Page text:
|By PR Newswire||
|November 2, 2012 11:22 PM EDT||
HOUSTON, Nov. 2, 2012 /PRNewswire/ -- A federal court jury awarded $85 million to 12 Oregon National Guard soldiers who alleged military contractor KBR, Inc. knowingly exposed them to a carcinogen at a water treatment plant they guarded in Iraq in 2003, the soldiers' legal team said tonight.
The Portland, Ore. jury unanimously found KBR was negligent and showed "reckless and outrageous indifference" to the health, safety and welfare of the soldiers, each of which was awarded $850,000 in non-economic damages and $6.25 million in punitive damages.
The Oregon National Guard soldiers, along with other U.S. and British military personnel, guarded the Qarmat Ali water treatment plant, near Basra, Iraq, which KBR was contracted to rehabilitate by the U.S. government. The soldiers alleged KBR misled them about the presence and risks associated with sodium dichromate, an anticorrosive agent used to clean pipes at the plant. Sodium dichromate contains hexavalent chromium, a known carcinogen banned in the U.S.
Trial evidence included KBR documents noting a "serious health problem" at Qarmat Ali and "almost 60% of the people now exhibit the symptoms" of sodium dichromate exposure.
The soldiers testified they have health problems, including respiratory, skin, gastrointestinal, and lung issues because of the toxic exposure. The trial included videotape testimony of Indiana National Guard Lt. Col. James Gentry, who died in 2009 of lung cancer linked by the Veterans Administration to the sodium dichromate exposure at Qarmat Ali.
The soldiers are represented by Michael Patrick Doyle, Jeffrey L. Raizner, and Patrick M. Dennis, of Doyle Raizner LLP, of Houston; Gabriel Hawkins, of Cohen & Malad LLP, of Indianapolis; and David F. Sugerman, of David F. Sugerman Attorney PC, of Portland, Ore.
Michael Patrick Doyle, of Doyle Raizner LLP, said, "This verdict is an important step toward obtaining justice for the U.S. and British military personnel who face serious health problems and uncertainty because of KBR's negligence at Qarmat Ali. This jury gave these war veterans and their families what KBR would not – justice and respect for their service to our nation."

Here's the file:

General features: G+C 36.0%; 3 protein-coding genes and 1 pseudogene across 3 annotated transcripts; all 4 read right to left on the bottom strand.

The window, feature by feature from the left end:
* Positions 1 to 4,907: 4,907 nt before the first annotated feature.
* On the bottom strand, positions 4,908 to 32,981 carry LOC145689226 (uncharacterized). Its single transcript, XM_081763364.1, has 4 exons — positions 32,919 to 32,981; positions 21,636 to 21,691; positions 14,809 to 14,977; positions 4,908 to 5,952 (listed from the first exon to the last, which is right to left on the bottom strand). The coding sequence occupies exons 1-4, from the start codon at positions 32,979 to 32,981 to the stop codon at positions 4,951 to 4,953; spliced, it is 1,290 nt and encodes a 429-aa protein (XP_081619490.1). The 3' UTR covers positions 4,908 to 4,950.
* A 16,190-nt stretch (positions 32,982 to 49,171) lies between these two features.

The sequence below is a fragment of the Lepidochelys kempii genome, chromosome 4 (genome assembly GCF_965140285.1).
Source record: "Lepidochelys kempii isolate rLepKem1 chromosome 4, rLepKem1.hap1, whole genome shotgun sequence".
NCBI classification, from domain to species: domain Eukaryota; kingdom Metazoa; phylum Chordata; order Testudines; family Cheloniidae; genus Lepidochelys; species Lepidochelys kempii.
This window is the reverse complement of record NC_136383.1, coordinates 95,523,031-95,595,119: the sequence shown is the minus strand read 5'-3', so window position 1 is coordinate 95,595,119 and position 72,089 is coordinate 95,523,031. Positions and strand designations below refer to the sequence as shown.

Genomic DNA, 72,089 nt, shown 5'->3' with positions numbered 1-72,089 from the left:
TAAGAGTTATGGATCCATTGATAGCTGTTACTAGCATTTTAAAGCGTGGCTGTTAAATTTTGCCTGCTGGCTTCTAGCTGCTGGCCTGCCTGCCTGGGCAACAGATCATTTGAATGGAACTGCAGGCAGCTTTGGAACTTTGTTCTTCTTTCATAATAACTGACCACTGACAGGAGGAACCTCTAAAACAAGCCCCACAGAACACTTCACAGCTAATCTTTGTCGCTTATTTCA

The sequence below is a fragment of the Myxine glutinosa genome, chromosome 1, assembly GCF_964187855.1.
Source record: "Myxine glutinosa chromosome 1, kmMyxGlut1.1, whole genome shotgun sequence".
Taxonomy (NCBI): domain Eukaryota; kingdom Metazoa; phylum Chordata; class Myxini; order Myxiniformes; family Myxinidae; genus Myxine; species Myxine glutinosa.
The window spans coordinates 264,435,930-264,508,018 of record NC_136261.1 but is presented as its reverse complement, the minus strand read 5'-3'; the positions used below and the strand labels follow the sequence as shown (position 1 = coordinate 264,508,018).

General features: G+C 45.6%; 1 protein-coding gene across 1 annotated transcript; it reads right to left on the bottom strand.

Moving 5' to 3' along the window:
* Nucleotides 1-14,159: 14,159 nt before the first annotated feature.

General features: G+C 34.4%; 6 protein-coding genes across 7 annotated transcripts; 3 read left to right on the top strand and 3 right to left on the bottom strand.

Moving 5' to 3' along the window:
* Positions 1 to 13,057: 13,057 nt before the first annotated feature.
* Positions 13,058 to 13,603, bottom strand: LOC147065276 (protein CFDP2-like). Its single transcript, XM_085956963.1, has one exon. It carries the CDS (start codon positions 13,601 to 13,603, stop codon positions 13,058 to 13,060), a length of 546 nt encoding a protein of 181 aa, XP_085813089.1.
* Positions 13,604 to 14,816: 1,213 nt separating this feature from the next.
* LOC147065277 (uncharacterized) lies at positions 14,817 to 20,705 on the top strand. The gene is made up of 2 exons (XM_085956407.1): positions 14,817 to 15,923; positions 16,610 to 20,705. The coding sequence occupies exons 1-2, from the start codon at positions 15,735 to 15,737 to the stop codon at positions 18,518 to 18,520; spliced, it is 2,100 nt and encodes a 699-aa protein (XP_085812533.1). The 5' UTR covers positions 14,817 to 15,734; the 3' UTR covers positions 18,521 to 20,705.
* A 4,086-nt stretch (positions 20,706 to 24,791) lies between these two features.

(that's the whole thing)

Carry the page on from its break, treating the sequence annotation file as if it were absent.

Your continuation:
About 150 more Qarmat Ali-related claims are pending against KBR in federal courts in Portland and Houston.
The case is "Rocky Bixby, et al., v. KBR, Inc., et al," Case No. 3:09-CV-632-PK in the U.S. District Court for the District of Oregon.
contact: Erin Powers, Powers MediaWorks LLC, for Doyle Raizner LLP, 281.703.6000, firstname.lastname@example.org.
SOURCE Doyle Raizner LLP
- "All It Took Was One E-Mail to Larry," Says Former eBay Research Director As He Moves to Google
- Google Ramps Up Its Mobile Reach: Launches "Mobile Web Search"
- VoIP Update: Yahoo! Buys DialPad
- Ericsson + Napster = World's First "Wireless Digital Music" Brand
- SYS-CON i-Technology Podcast August 30, 2005
- Free Guest Passes for the SOA World Conference & Expo in NYC
- A Flair for Food - Health-Conscious Cooking Is This Chef's Cup Of Tea
- Sony PSP May Feature Porn
- Kapow Helps Seiko UK, Provides SMS Text-Alert Services
- South Korea is World's Largest Phisher
- Will the Mac OS Now Be Offered by Dell?
- UK Targeted for Trojan Attacks